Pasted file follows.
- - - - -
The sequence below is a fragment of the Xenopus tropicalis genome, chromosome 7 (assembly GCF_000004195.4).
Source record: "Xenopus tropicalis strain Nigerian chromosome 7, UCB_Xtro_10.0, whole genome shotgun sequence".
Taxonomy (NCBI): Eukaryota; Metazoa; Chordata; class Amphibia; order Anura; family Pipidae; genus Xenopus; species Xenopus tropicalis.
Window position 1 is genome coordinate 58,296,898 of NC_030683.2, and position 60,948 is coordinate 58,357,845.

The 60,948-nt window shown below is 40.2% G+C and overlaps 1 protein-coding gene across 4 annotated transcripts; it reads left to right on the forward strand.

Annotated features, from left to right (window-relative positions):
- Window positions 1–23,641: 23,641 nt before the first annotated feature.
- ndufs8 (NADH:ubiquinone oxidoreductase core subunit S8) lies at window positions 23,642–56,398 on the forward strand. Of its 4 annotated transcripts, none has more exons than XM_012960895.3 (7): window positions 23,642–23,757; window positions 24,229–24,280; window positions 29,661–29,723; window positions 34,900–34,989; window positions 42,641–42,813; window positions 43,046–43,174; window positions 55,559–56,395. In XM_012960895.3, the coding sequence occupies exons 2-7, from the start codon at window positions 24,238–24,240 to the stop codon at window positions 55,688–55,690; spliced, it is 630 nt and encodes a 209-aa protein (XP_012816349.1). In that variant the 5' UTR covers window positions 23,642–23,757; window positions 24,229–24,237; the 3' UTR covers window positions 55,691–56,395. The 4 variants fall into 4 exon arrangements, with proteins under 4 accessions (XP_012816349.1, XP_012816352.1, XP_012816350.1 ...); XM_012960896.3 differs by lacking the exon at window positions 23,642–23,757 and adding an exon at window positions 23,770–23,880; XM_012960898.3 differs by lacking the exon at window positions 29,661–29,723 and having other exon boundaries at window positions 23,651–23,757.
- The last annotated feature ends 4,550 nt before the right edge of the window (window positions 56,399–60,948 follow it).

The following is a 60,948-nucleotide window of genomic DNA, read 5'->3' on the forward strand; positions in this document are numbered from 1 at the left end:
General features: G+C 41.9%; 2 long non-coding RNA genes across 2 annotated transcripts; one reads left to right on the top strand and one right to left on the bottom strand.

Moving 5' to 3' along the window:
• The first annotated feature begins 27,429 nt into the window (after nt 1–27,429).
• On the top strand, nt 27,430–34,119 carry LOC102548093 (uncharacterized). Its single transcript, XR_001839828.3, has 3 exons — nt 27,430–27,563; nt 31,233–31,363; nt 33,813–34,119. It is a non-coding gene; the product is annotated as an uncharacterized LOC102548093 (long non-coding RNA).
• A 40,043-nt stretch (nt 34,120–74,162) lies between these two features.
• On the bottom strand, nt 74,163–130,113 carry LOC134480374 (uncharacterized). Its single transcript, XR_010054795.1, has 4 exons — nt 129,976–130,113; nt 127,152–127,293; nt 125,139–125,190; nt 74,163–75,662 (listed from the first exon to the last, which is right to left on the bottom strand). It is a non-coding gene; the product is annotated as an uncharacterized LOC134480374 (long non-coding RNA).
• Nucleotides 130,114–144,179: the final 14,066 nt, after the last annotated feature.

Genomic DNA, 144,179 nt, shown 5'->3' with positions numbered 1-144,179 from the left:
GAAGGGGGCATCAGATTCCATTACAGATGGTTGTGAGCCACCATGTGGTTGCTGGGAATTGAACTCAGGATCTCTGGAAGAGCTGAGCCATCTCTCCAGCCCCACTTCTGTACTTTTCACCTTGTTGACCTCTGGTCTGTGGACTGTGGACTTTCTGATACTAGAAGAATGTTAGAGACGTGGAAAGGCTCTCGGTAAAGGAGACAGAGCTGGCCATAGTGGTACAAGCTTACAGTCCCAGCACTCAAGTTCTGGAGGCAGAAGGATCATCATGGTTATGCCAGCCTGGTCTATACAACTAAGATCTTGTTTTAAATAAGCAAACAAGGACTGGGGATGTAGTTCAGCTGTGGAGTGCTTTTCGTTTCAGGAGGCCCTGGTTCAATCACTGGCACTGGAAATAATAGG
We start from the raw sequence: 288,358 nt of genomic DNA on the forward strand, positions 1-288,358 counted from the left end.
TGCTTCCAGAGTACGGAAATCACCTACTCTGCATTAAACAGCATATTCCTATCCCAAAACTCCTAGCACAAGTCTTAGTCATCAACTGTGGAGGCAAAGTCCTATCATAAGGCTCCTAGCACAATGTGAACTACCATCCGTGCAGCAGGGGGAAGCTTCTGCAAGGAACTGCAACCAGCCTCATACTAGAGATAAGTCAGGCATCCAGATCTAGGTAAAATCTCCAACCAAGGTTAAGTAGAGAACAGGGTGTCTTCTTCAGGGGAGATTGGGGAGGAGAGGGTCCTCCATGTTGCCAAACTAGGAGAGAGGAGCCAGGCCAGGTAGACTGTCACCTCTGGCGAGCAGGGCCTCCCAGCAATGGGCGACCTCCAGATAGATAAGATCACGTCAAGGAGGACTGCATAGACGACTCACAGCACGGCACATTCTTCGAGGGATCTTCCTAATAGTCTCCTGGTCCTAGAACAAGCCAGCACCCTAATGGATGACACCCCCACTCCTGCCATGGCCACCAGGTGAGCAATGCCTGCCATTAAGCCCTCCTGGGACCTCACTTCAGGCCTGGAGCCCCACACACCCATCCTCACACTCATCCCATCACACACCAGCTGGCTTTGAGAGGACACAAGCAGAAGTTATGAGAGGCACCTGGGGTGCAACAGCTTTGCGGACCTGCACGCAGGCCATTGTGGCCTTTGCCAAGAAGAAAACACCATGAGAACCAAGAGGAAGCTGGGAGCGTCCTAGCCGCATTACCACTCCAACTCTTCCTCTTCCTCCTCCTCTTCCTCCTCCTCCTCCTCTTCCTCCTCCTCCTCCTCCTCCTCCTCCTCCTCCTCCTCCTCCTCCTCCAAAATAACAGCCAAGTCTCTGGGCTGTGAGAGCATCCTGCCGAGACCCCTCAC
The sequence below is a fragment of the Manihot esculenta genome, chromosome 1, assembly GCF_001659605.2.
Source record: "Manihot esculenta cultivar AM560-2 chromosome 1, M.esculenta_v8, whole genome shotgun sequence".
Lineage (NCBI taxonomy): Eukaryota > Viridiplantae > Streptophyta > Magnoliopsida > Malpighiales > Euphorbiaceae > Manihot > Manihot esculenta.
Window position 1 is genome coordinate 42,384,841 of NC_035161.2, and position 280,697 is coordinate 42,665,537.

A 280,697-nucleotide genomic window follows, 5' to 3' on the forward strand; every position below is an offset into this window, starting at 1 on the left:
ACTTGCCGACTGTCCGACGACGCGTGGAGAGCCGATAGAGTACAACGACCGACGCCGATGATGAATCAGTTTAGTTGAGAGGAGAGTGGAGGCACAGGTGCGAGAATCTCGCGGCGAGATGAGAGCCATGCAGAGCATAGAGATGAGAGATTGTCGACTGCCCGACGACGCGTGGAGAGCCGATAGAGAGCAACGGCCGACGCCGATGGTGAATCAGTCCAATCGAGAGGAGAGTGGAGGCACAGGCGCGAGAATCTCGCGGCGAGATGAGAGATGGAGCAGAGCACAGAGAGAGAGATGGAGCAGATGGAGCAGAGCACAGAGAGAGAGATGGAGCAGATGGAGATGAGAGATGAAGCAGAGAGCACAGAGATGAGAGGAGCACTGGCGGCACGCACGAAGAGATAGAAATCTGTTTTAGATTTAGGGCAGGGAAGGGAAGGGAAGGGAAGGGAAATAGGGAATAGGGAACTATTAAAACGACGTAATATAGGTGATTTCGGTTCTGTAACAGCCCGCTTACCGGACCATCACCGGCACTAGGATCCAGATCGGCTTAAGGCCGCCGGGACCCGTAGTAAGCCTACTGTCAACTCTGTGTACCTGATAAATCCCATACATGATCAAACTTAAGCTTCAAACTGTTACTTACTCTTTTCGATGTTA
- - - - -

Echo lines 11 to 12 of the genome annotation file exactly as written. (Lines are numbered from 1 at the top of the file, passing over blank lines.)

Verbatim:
General features: G+C 41.9%; 2 long non-coding RNA genes across 2 annotated transcripts; one reads left to right on the top strand and one right to left on the bottom strand.

Moving 5' to 3' along the window: